Getting the Message Out
Regardless of how you decide to manage your issues (top-ten lists, assigning tickets out to individual developers, brute-force spreadsheets, and so on), everyone needs to know how you're going to communicate what the issues are and what progress is being made. You need to deliver information that's simple to understand and difficult to ignore. I got in the habit of sending daily email messages to the product development team, summarizing the top-ten lists and ticket progress.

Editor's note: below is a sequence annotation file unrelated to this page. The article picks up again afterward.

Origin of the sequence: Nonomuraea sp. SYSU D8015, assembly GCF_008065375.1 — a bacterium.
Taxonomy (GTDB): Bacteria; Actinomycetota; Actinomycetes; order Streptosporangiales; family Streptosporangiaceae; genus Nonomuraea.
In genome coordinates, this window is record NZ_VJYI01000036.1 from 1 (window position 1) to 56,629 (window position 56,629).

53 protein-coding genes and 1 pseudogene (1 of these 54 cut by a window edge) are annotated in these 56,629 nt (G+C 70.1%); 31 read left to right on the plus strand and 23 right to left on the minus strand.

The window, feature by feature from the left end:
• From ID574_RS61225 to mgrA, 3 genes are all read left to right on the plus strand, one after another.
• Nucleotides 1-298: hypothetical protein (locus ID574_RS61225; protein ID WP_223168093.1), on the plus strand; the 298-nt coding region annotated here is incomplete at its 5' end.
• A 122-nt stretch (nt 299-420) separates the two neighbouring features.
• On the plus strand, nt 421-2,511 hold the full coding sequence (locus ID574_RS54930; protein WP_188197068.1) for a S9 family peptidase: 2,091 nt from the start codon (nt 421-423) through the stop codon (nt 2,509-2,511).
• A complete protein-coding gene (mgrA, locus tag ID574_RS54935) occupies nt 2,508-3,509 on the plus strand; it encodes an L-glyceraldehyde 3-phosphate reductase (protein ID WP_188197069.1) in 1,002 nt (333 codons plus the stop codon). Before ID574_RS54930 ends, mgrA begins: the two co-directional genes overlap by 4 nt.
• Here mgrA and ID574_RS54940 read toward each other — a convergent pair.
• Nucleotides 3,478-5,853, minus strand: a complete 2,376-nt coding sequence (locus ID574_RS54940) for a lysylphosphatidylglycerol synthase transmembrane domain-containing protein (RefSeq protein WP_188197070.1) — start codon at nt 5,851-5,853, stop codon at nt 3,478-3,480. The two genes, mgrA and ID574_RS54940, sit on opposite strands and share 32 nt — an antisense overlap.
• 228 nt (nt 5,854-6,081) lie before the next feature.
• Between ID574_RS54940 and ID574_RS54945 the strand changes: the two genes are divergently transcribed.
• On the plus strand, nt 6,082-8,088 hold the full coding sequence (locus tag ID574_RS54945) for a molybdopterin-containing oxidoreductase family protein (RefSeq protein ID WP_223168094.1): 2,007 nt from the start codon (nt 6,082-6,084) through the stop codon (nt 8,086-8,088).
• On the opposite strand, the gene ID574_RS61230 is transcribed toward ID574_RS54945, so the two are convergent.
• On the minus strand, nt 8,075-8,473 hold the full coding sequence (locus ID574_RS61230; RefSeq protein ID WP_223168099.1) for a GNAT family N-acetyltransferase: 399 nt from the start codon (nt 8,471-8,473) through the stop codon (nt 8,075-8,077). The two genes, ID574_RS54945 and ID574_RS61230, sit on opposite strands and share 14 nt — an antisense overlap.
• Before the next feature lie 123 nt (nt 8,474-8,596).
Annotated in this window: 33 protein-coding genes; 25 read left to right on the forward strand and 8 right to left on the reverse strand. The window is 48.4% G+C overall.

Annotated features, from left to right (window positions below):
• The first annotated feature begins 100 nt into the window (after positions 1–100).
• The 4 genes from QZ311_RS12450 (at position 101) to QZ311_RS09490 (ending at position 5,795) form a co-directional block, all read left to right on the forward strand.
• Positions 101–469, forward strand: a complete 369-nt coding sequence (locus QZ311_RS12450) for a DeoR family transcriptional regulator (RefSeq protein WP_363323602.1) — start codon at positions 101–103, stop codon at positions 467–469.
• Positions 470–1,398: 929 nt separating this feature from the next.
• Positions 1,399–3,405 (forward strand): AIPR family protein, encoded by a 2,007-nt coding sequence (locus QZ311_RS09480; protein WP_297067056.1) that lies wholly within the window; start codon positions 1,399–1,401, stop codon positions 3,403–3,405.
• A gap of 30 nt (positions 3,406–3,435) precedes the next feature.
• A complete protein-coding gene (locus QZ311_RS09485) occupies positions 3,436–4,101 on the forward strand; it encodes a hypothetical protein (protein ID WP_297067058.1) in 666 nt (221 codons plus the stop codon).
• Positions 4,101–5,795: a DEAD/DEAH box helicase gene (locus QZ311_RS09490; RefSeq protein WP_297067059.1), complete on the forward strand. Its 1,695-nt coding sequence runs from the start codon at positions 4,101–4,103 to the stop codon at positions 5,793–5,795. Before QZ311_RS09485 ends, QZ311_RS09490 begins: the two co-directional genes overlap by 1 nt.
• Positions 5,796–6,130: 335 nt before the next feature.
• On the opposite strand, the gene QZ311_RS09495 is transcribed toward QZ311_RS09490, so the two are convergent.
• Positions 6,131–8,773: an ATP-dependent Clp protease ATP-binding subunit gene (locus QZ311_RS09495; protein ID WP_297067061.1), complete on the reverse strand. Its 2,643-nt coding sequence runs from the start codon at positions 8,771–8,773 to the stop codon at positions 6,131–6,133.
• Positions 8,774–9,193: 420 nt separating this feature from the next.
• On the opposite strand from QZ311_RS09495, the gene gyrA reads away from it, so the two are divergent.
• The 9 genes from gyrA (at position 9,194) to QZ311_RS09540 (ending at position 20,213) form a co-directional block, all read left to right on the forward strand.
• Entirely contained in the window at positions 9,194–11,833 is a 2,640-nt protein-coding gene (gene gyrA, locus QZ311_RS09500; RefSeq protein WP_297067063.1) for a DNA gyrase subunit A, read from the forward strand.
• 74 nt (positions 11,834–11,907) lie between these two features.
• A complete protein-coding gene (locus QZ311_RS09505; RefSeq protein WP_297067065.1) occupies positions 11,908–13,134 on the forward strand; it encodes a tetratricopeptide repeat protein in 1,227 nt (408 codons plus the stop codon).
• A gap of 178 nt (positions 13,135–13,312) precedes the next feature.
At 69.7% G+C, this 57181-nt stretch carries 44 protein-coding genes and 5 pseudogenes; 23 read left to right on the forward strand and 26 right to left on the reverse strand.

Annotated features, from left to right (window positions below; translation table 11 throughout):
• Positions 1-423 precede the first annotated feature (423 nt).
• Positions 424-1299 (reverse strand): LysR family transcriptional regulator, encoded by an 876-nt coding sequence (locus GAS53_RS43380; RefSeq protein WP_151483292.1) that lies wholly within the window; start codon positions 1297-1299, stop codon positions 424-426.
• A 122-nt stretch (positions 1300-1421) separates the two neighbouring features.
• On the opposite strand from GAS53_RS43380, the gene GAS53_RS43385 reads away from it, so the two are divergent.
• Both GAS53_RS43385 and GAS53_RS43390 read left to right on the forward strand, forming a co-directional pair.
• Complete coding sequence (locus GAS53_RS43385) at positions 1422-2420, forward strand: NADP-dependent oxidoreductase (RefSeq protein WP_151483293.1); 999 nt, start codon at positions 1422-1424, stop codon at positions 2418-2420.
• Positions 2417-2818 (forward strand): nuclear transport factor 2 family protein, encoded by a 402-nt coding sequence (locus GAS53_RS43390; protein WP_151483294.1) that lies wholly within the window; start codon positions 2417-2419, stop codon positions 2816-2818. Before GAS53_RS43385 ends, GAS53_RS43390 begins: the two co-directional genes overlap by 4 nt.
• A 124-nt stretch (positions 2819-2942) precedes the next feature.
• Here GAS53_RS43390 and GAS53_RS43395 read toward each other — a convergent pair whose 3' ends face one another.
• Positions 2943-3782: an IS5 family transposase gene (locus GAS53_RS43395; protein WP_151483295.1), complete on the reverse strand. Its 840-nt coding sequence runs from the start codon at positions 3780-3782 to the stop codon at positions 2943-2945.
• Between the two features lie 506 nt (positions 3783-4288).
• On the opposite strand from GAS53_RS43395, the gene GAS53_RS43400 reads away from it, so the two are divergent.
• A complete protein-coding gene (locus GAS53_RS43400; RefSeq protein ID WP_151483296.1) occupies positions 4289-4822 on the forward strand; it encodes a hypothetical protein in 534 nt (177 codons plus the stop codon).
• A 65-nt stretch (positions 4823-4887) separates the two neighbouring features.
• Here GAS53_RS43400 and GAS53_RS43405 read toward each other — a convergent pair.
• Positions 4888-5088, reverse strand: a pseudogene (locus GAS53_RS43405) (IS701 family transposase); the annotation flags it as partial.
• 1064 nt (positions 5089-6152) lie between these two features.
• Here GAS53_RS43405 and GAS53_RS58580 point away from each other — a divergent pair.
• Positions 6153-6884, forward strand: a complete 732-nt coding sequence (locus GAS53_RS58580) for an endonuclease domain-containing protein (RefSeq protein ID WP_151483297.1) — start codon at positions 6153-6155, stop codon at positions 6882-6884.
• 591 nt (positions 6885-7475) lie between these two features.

Another important aspect to communicate is the upcoming releases. We had a number of small production releases each week, and a large release every couple of months. The development staff found it helpful to know the upcoming key dates. On a whiteboard central to all the product development team locations, we kept a calendar showing the next two months. On the calendar, we posted key dates such as initial release candidates, code freeze, customer user-acceptance testing (UAT) windows, and release dates. At a glance, a developer would know not only what the issues were, but when they needed to be completed.